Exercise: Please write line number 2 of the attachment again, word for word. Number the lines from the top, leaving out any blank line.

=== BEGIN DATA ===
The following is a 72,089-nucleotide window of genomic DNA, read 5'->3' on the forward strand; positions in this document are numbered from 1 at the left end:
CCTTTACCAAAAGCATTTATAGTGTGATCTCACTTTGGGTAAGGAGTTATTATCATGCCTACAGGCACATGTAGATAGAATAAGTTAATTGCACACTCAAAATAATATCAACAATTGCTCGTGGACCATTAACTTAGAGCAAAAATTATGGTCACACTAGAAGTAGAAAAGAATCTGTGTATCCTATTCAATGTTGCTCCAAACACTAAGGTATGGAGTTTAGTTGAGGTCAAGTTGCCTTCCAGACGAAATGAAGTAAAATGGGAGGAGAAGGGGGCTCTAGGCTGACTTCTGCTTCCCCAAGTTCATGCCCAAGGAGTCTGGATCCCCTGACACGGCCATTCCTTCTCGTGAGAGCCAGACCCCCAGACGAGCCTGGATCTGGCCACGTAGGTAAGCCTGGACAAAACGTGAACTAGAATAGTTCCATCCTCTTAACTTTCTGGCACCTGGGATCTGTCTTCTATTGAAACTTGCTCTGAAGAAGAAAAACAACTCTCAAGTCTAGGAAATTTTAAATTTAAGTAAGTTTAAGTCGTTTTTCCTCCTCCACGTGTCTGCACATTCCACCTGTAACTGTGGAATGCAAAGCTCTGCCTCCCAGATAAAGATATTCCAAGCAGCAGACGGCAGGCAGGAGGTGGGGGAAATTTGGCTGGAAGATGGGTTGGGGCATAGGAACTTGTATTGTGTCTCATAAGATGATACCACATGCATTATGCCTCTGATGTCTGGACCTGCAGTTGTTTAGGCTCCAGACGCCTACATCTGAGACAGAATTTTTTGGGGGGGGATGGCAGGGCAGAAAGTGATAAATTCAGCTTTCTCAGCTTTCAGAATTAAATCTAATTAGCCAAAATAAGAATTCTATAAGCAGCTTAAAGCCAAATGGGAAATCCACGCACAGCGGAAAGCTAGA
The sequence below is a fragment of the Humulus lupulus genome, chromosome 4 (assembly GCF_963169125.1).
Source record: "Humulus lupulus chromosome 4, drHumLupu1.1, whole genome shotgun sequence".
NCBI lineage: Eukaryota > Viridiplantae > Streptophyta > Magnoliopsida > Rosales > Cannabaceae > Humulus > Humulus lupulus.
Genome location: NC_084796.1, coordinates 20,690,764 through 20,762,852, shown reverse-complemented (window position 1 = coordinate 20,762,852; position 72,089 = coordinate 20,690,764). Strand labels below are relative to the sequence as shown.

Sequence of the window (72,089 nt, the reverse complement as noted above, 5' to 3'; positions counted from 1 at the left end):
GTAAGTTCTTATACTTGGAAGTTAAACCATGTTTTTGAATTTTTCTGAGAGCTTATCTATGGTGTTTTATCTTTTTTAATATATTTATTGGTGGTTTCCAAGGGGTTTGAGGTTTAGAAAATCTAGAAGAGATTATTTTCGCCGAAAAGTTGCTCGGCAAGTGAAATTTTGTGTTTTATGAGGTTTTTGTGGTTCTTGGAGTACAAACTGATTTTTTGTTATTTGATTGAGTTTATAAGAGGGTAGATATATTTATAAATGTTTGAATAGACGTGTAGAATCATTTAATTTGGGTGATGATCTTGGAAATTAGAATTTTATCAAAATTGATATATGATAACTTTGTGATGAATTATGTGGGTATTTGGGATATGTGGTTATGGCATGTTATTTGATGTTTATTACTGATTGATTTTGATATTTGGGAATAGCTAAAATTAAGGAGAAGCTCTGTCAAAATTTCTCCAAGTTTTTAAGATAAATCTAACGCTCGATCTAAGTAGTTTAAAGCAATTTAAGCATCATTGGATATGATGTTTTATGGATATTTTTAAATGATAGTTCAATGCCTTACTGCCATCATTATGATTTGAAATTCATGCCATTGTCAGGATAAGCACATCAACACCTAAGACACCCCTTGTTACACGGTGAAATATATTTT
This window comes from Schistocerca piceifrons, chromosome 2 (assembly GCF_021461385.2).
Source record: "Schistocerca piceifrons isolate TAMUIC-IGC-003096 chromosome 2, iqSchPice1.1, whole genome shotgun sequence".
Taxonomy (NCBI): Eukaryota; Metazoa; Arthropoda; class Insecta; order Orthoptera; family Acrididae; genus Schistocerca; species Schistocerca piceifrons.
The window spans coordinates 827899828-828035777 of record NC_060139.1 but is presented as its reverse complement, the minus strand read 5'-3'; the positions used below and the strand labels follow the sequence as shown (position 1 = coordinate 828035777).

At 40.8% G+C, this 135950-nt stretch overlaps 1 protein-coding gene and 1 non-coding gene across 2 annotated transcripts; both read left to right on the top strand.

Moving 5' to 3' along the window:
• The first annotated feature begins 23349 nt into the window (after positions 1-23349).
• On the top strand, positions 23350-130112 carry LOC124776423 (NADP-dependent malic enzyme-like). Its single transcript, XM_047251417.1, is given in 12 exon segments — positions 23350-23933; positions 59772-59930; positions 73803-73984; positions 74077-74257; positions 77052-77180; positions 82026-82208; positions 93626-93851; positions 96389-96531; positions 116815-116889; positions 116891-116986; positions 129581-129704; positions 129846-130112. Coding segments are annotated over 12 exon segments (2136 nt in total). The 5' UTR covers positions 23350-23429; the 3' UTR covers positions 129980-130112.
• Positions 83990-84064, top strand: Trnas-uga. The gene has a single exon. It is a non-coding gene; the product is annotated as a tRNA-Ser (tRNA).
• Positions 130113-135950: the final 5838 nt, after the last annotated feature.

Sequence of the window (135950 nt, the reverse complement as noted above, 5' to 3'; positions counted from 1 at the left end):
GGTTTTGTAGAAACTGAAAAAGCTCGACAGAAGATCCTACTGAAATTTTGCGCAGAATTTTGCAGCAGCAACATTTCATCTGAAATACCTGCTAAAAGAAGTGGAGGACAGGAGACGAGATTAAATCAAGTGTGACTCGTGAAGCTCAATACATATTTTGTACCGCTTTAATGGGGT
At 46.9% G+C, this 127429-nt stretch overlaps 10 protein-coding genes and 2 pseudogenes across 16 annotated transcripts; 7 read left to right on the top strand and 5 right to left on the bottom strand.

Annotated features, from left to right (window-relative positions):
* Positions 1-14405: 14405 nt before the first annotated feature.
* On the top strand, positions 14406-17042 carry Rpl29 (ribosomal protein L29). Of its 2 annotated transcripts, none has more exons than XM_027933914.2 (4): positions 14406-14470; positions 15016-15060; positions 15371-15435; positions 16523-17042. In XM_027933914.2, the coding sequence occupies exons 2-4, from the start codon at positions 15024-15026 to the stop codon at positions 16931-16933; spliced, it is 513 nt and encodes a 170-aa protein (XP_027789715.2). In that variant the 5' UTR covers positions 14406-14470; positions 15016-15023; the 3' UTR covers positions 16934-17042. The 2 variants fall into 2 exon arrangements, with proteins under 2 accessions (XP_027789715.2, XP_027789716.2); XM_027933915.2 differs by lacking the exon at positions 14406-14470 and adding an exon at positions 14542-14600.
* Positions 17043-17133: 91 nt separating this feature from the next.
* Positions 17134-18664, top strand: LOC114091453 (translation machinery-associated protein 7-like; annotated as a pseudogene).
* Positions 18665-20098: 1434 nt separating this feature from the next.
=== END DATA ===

CCTTTACCAAAAGCATTTATAGTGTGATCTCACTTTGGGTAAGGAGTTATTATCATGCCTACAGGCACATGTAGATAGAATAAGTTAATTGCACACTCAAAATAATATCAACAATTGCTCGTGGACCATTAACTTAGAGCAAAAATTATGGTCACACTAGAAGTAGAAAAGAATCTGTGTATCCTATTCAATGTTGCTCCAAACACTAAGGTATGGAGTTTAGTTGAGGTCAAGTTGCCTTCCAGACGAAATGAAGTAAAATGGGAGGAGAAGGGGGCTCTAGGCTGACTTCTGCTTCCCCAAGTTCATGCCCAAGGAGTCTGGATCCCCTGACACGGCCATTCCTTCTCGTGAGAGCCAGACCCCCAGACGAGCCTGGATCTGGCCACGTAGGTAAGCCTGGACAAAACGTGAACTAGAATAGTTCCATCCTCTTAACTTTCTGGCACCTGGGATCTGTCTTCTATTGAAACTTGCTCTGAAGAAGAAAAACAACTCTCAAGTCTAGGAAATTTTAAATTTAAGTAAGTTTAAGTCGTTTTTCCTCCTCCACGTGTCTGCACATTCCACCTGTAACTGTGGAATGCAAAGCTCTGCCTCCCAGATAAAGATATTCCAAGCAGCAGACGGCAGGCAGGAGGTGGGGGAAATTTGGCTGGAAGATGGGTTGGGGCATAGGAACTTGTATTGTGTCTCATAAGATGATACCACATGCATTATGCCTCTGATGTCTGGACCTGCAGTTGTTTAGGCTCCAGACGCCTACATCTGAGACAGAATTTTTTGGGGGGGGATGGCAGGGCAGAAAGTGATAAATTCAGCTTTCTCAGCTTTCAGAATTAAATCTAATTAGCCAAAATAAGAATTCTATAAGCAGCTTAAAGCCAAATGGGAAATCCACGCACAGCGGAAAGCTAGA